In our house, this means success.
Once we arranged primary caregiver status for the girls (an ordeal worthy of a post in and of itself), one of the first items on our agenda was take the girls to a doctor.
Given their mother’s failing health and our own experiences with the girls, we feared the worst: blood borne diseases, tuberculosis, worms. Mom has Hepatitis C; TB is a distinct possibility (DC has the highest TB rate in the United States, with people living under the poverty line at increased risk); and the girls had—we learned recently in an enlightening dinner table conversation—already had their own bout with intestinal worms. I think Kimberly and I thought that going to the doctor would be an end—a diagnosis, a prescription, a cure. In truth, it turned out to be just the beginning.
We are still waiting on the results of the battery of labwork ordered by the doctor (and augmented by Kimberly and our nurse/friend Michelle). A thorough physical examination revealed a number of relatively minor issues that had gone unnoticed and untreated:
Asthma: The hacking coughs? Not TB, as we’d feared, but a totally curable form of asthma. Doctor’s Orders: inhalers. Honestly, the girls love them.
Hair fungus: Due to a combination of neglect (neither of the girls had ever had their hair cut) malnourishment, and stress, the girls' hair was dry, damaged, balding in spots, and in severe distress. Doctor’s Orders: special shampoo, an intensive care regimen, and haircuts. This will be the subject of a future post.
Bad vision: Jennifer sees 20/50, which may explain why school can be a challenge. Doctor’s Orders: glasses. We’ll get those this weekend.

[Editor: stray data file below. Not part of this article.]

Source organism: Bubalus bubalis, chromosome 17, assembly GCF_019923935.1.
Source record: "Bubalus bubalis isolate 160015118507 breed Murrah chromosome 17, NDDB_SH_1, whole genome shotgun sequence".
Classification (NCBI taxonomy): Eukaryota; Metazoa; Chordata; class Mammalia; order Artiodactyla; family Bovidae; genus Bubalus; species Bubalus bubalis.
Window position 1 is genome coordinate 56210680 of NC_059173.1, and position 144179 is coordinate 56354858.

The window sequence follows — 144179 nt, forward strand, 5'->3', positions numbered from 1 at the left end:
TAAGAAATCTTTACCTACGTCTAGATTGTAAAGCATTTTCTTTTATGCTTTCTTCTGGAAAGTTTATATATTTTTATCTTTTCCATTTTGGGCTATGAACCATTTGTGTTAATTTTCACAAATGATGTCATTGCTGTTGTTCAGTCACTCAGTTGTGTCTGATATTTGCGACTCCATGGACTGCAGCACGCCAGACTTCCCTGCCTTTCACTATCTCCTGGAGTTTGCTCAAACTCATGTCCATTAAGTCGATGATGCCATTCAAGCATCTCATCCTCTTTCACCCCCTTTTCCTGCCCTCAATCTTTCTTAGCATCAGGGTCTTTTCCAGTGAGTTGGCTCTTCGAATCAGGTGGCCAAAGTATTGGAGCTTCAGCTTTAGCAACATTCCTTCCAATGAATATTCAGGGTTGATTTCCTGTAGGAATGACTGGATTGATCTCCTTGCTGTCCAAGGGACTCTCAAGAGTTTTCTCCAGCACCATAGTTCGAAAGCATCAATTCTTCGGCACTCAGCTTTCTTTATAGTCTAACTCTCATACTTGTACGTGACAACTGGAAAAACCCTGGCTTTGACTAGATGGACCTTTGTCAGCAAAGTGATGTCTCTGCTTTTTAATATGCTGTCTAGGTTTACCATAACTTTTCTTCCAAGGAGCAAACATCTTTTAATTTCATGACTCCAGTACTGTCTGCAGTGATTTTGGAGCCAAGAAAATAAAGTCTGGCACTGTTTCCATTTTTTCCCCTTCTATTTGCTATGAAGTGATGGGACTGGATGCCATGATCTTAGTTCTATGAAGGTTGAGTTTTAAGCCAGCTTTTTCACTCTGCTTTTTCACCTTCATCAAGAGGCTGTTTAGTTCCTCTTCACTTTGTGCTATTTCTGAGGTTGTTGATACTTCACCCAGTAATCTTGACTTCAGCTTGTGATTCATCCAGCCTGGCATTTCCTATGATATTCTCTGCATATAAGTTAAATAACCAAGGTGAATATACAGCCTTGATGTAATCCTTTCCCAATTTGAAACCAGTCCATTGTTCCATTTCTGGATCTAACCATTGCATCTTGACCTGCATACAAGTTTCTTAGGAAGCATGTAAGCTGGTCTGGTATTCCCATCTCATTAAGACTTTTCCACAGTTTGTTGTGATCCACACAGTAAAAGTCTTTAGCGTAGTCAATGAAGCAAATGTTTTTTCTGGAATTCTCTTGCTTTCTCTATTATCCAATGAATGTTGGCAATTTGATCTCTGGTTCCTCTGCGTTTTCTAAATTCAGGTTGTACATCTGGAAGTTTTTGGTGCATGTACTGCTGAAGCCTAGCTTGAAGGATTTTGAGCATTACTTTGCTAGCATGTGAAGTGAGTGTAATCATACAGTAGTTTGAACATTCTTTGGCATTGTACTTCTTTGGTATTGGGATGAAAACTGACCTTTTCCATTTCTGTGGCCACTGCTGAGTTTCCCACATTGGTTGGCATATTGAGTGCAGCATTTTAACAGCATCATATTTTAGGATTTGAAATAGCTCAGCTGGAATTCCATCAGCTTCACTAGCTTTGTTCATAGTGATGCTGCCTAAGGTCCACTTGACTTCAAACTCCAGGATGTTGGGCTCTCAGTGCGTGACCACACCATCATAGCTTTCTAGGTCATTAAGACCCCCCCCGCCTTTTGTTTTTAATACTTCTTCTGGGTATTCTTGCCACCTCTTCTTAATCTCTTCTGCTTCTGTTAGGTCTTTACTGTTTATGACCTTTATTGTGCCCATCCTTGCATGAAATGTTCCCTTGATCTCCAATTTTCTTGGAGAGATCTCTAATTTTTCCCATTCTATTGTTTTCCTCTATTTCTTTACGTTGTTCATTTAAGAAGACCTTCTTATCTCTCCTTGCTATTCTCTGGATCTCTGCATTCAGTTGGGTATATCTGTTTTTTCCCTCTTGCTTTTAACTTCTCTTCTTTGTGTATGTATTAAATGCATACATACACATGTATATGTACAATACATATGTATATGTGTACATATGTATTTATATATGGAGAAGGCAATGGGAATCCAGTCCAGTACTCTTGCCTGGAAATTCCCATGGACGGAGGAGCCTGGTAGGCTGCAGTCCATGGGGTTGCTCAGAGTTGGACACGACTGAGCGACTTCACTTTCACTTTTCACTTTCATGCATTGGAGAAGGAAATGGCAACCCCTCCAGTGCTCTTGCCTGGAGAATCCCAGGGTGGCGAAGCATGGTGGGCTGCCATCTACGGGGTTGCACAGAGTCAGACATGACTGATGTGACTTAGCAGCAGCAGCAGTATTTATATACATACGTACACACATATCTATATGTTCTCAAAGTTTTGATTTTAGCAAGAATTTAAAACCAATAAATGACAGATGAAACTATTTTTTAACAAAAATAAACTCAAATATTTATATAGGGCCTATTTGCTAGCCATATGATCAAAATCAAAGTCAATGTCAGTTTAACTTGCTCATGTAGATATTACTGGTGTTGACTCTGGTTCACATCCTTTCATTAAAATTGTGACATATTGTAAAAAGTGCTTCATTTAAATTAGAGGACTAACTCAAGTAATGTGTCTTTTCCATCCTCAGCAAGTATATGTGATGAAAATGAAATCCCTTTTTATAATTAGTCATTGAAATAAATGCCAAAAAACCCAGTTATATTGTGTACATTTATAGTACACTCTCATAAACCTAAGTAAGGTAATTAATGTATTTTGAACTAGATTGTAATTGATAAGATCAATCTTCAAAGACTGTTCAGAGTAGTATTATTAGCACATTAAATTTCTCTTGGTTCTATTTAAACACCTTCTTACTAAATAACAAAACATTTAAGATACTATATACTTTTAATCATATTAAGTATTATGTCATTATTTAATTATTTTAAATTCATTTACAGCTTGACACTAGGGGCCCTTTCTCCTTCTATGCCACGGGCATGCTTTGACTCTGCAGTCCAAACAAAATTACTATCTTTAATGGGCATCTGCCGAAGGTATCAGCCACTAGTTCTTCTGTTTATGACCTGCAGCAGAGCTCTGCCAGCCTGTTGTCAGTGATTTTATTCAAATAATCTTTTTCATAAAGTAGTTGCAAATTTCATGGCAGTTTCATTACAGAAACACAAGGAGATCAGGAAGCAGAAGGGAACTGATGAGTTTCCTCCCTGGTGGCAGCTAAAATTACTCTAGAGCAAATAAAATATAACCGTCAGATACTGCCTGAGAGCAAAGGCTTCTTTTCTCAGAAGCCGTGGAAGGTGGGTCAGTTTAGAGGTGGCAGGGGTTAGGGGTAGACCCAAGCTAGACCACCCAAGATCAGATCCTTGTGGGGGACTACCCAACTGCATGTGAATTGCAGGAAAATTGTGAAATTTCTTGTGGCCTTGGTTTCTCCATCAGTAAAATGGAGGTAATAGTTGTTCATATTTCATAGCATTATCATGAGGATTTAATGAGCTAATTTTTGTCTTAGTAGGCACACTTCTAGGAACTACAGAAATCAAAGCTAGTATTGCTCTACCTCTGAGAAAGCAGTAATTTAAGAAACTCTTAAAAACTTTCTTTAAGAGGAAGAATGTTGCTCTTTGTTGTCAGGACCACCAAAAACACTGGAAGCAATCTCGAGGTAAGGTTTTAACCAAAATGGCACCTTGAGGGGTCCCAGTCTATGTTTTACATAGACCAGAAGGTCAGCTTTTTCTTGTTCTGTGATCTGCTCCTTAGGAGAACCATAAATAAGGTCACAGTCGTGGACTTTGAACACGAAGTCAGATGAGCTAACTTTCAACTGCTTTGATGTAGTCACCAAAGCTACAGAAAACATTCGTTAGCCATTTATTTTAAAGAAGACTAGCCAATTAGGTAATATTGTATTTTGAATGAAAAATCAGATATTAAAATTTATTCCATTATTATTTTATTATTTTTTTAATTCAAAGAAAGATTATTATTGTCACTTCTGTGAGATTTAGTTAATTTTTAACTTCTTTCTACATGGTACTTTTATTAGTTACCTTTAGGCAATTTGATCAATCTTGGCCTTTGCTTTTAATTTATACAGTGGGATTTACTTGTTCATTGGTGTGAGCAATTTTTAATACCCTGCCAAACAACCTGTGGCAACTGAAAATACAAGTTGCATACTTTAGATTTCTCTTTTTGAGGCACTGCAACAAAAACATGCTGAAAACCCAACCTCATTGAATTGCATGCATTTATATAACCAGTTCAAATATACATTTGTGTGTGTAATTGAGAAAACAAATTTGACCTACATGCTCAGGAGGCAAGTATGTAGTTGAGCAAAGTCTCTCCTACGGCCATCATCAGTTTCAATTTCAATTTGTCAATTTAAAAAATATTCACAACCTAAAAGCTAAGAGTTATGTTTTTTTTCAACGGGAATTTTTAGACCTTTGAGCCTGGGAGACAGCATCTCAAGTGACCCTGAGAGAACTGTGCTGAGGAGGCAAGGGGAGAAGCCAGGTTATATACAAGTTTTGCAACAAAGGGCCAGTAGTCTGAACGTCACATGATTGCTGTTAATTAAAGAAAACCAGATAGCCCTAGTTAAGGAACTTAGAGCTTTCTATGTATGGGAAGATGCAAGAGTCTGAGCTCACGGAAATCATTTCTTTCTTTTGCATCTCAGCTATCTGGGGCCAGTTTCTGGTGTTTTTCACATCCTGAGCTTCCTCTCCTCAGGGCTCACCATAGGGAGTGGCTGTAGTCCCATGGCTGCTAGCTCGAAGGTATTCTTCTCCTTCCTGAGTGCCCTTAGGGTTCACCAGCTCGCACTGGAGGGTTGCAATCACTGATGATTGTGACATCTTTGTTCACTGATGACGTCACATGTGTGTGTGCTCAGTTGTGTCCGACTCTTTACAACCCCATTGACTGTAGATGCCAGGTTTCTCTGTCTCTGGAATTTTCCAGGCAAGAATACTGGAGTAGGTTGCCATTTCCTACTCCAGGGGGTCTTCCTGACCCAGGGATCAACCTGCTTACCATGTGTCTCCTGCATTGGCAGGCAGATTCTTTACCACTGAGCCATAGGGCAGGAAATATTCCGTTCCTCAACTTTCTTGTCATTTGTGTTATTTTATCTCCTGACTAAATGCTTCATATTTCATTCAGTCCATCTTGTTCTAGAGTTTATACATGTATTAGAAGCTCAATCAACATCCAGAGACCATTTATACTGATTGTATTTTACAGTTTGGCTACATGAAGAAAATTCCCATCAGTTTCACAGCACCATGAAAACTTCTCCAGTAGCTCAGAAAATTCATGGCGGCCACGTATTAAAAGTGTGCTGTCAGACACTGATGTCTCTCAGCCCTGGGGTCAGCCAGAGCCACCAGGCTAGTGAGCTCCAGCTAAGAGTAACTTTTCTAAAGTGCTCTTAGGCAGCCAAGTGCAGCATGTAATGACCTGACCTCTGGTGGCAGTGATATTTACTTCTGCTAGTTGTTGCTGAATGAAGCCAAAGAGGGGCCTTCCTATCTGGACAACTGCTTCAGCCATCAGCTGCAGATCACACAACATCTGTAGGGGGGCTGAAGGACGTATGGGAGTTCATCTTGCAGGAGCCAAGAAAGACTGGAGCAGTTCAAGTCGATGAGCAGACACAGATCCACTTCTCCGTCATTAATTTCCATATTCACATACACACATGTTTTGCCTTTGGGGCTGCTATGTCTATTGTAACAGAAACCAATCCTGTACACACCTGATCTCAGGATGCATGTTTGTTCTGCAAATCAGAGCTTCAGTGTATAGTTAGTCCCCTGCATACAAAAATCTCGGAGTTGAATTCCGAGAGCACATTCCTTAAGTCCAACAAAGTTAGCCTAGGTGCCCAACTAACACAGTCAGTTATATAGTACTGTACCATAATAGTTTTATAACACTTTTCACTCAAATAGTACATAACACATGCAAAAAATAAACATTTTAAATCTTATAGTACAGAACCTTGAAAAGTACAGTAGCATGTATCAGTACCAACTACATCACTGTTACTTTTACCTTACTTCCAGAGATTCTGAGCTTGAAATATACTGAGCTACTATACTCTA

Shoes that don’t fit: Embarassing that a doctor had to tell us that Paulette’s shoes were too small. Doctor’s Orders: new shoes.
(got: carrot/ prune/ cherry/
spinach/ orange/ pineapple/ tofu juice?) -->
And, my personal favorite and the subject of this blog, chronic constipation. Every mother’s dream. Doctor’s Orders: intensive hydration. To her orders, we added leafy greens, green drink (a blend of pineapple juice, spinach and silken tofu), cherry juice, prune juice, detox tea, yogi “get regular” tea, warm water, and carrot juice. Sometimes, we just blend this all together. They love it.
Getting them to produce is one thing, but getting them to produce without pushing too hard is another. Fortunately, we have a timer system (no more than ten minutes in one sitting), and plenty of bathroom reading. Unfortunately, the choices are The Economist, National Journal, or "About You: Puberty and Stuff" (a booklet the school nurse sent home with the girls). We had a breakthrough tonight, when in a moment of victory, one of the girls (whose anonymity we’ll preserve) announced that the painful waits were over: “I just sat there, and it just came out!” These two mothers couldn’t be prouder.
Unfortunately, pride has its price. One of the lab tests for the girls (note: the doctor did not order this test; we snuck it on the form because of our concerns about intestinal worms) required a stool sample. In case you should ever be called upon to do this, I recommend laying out saran wrap between the lid and the rim (pressed carefully against the sides so it doesn’t go under the water) to catch the poop.
Also, wear gloves.
And breathe out of your mouth.